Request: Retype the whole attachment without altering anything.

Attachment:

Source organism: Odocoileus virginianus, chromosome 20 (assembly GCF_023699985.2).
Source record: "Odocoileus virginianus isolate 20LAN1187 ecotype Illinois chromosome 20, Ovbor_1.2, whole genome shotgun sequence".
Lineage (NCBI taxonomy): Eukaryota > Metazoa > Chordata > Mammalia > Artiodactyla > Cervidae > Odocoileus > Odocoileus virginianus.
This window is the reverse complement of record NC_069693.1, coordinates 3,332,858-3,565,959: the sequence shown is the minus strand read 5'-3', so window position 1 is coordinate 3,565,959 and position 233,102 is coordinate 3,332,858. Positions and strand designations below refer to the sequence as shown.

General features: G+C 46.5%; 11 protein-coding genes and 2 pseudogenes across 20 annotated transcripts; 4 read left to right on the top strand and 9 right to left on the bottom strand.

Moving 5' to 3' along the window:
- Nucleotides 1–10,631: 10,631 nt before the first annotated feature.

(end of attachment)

Source organism: Odocoileus virginianus, chromosome 20 (assembly GCF_023699985.2).
Source record: "Odocoileus virginianus isolate 20LAN1187 ecotype Illinois chromosome 20, Ovbor_1.2, whole genome shotgun sequence".
Lineage (NCBI taxonomy): Eukaryota > Metazoa > Chordata > Mammalia > Artiodactyla > Cervidae > Odocoileus > Odocoileus virginianus.
This window is the reverse complement of record NC_069693.1, coordinates 3,332,858-3,565,959: the sequence shown is the minus strand read 5'-3', so window position 1 is coordinate 3,565,959 and position 233,102 is coordinate 3,332,858. Positions and strand designations below refer to the sequence as shown.

General features: G+C 46.5%; 11 protein-coding genes and 2 pseudogenes across 20 annotated transcripts; 4 read left to right on the top strand and 9 right to left on the bottom strand.

Moving 5' to 3' along the window:
- Nucleotides 1–10,631: 10,631 nt before the first annotated feature.